Normal Weight Gain in the Breastfed Baby

breastfeeding supplementing tongue tie Apr 19, 2022
Baby on a scale

Percentiles, growth charts, curves, oh my…

So much stress over weight gain!

In my experience, the actual weight or point on the growth chart doesn’t matter as much as this: is your baby getting enough every day to have consistent weight gain and growth? What’s important to measure is how much your baby is gaining per day, on average. A baby who is low on the curve, but is gaining adequately, doesn’t need supplementation. 

I see two trends in pediatric care, both reveal lack of understanding of the way lactation works. Some doctors are very quick to recommend supplementation with formula for small or slow growing babies. 

Others are non-alarmists who are not concerned with very slow weight gain. Neither is the best practice for breastfeeding dyads. The former will compromise the benefits of breastfeeding and the latter might mask a problem that can be nipped in the bud. 

If a parent’s goal is exclusive breastfeeding, any concern over amount of milk baby is receiving at the breast warrants a referral for a complete breastfeeding assessment, preferably by an International Board Certified Lactation Consultant (IBCLC). 

IBCLCs discover the reason baby isn’t getting milk and work to fix that root cause. Sometimes it’s  very simple to get the milk intake to increase. Other times it’s more complex. Regardless, it’s worth the effort. Many of my patients come to me supplementing, without having been encouraged to increase their own supply.  When supplementation with milk that isn’t the parent’s own milk, the milk supply must be protected. In other words, stimulation  by hand expression or pumping is needed to let the breasts get the message to keep making milk. See my blog “Please Pump” for more on this topic. 

IBCLCs guide their patients to follow the recommendations  of the Academy of Breastfeeding Medicine (ABM) The ABM says that if baby needs to be supplemented, first choice is mom’s own milk, obtained by hand expression or pump. Second choice is donor human milk. When human milk is unavailable, protein hydrolysate formulas may be preferable to standard infant formula to avoid exposure to intact cow’s milk proteins.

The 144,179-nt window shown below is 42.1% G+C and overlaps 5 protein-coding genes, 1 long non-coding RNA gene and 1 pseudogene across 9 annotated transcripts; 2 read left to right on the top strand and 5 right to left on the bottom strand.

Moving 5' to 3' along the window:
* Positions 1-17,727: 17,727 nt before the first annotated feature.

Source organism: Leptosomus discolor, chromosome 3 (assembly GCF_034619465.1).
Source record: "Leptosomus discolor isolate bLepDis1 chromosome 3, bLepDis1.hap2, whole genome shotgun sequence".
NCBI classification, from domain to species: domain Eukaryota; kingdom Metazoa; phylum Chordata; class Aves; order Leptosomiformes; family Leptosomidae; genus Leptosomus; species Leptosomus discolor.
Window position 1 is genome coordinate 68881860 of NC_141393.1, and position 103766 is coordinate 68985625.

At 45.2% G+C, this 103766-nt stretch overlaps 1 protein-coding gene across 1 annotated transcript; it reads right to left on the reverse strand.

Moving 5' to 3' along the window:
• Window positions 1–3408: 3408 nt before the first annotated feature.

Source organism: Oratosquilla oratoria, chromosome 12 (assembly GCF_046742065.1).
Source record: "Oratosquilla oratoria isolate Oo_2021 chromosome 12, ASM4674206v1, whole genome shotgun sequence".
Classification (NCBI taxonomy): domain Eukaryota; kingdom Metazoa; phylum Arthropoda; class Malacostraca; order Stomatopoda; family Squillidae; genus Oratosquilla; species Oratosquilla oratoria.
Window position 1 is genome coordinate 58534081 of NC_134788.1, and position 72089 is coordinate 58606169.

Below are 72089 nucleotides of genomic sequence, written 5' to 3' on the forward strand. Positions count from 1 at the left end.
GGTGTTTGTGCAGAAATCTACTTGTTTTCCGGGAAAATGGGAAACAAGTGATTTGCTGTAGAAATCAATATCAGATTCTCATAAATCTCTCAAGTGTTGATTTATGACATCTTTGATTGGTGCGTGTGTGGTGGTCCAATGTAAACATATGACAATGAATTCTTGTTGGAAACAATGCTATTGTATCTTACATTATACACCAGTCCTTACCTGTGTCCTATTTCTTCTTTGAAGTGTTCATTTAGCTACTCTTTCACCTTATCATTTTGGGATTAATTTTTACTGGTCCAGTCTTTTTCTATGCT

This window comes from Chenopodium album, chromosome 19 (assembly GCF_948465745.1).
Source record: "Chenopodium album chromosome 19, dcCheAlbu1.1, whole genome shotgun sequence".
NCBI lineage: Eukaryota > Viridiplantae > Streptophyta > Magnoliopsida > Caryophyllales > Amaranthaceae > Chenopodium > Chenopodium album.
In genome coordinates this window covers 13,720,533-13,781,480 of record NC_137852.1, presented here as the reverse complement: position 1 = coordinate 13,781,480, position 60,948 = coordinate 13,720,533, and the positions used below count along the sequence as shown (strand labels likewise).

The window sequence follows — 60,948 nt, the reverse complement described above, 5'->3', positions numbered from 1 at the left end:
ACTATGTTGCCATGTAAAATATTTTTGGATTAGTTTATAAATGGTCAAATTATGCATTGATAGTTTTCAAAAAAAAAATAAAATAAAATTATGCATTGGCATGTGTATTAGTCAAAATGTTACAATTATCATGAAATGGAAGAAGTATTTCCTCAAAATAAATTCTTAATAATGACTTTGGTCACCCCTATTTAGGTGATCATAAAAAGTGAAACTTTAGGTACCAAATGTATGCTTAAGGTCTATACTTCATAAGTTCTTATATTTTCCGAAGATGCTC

Back to the subject of how much weight baby should gain. Average is about 1 ounce per day during the first month, about ½ to 1 ounce per day during months 2-6, and about 1/2 ounce per day from six months to one year.  Milestones to look for include not losing more than 7-10% of birthweight in the first week, starting to regain by day 5-7, and reaching birth weight by 2 weeks old. Baby should have 1 wet, 1 dirty diaper on day 1, 2 on day 2, 3 on day 3, 4 on day 4 and after that  at least 6 wet diapers and 4-6 bowel movements per day. Bowel movements should get lighter in color even day, so that by about day 6 they are yellow. 

If your baby isn’t showing expected diaper output, doesn’t ever seems satisfied, or is unable to be roused for a feeding, please reach out to your health care provider immediately. 

Any other concerns or uncertainties warrant a call as well. When in doubt, reach out. If your health care provider doesn’t validate your instincts or needs for breastfeeding information, an IBCLC is the best choice for expert guidance. 

One more thing- the first few weeks are often a challenge. This time passes quickly. It does get easier. Be sure to hold your baby skin to skin, enjoy the snuggles, and feel the love.  


ABM Clinical Protocol #3: Supplementary Feedings in the Healthy Term Breastfed Neonate, BREASTFEEDING MEDICINE Volume 12, Number 3, 2017 ª Mary Ann Liebert, Inc. DOI: 10.1089/bfm.2017.29038.ajk, retrieved  at

Sears, Dr. Bill; Average Breastfed Baby Weight Gain. Retrieved May 16, 2019 at

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